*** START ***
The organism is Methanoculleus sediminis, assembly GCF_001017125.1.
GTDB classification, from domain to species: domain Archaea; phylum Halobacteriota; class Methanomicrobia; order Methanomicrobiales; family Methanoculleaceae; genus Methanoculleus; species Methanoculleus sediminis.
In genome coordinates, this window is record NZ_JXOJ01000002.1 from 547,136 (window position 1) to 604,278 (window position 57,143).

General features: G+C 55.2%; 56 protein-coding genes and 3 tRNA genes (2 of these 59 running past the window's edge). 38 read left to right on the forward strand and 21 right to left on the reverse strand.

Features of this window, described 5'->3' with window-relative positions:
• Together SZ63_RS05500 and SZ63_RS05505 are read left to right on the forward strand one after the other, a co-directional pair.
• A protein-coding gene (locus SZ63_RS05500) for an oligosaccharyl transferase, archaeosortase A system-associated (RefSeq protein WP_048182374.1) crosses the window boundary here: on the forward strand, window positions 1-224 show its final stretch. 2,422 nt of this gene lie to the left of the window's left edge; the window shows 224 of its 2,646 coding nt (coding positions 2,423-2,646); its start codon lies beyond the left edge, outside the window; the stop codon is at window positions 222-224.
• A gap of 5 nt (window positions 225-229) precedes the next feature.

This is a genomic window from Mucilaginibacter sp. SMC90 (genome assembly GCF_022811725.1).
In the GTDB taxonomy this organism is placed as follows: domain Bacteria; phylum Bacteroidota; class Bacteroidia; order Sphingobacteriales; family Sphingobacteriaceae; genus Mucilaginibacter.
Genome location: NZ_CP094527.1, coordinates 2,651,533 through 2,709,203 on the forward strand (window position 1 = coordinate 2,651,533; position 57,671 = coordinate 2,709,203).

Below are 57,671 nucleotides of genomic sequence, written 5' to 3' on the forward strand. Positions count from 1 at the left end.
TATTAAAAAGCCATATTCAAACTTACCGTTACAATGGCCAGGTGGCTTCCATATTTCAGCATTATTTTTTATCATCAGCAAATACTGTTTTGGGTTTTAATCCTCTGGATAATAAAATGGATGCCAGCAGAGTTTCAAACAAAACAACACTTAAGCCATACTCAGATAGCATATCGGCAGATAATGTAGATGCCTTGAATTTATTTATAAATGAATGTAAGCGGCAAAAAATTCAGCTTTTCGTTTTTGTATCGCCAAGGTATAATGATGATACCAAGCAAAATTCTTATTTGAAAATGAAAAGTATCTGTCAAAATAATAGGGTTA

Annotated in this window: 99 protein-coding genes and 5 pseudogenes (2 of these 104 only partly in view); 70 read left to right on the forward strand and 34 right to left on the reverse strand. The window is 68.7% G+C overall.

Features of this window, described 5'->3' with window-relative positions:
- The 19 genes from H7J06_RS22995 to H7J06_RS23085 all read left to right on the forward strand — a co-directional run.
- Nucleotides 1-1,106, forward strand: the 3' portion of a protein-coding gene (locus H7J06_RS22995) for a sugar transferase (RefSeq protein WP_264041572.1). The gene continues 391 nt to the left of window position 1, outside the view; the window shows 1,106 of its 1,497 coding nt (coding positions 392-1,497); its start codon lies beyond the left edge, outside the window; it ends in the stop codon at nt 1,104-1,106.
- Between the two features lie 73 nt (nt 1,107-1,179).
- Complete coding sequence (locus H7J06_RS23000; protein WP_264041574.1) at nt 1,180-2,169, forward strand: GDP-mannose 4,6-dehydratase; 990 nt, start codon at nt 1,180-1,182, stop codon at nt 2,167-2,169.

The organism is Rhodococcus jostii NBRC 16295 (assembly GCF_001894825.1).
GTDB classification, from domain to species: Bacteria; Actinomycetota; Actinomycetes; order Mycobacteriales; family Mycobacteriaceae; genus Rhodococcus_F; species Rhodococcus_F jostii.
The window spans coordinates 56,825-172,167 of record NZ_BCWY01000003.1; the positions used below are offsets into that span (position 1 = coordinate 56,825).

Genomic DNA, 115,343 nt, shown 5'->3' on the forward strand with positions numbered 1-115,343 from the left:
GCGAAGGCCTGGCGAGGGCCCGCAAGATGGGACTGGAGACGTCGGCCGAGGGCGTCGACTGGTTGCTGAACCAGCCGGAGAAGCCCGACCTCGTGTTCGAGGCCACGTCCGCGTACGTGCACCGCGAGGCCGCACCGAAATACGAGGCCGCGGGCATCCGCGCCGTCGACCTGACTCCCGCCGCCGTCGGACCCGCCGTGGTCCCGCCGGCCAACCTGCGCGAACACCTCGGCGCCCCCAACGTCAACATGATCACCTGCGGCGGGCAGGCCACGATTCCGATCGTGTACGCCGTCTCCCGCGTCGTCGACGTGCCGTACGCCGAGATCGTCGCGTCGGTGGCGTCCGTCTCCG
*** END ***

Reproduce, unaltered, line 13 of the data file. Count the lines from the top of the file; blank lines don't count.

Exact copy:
TATTAAAAAGCCATATTCAAACTTACCGTTACAATGGCCAGGTGGCTTCCATATTTCAGCATTATTTTTTATCATCAGCAAATACTGTTTTGGGTTTTAATCCTCTGGATAATAAAATGGATGCCAGCAGAGTTTCAAACAAAACAACACTTAAGCCATACTCAGATAGCATATCGGCAGATAATGTAGATGCCTTGAATTTATTTATAAATGAATGTAAGCGGCAAAAAATTCAGCTTTTCGTTTTTGTATCGCCAAGGTATAATGATGATACCAAGCAAAATTCTTATTTGAAAATGAAAAGTATCTGTCAAAATAATAGGGTTA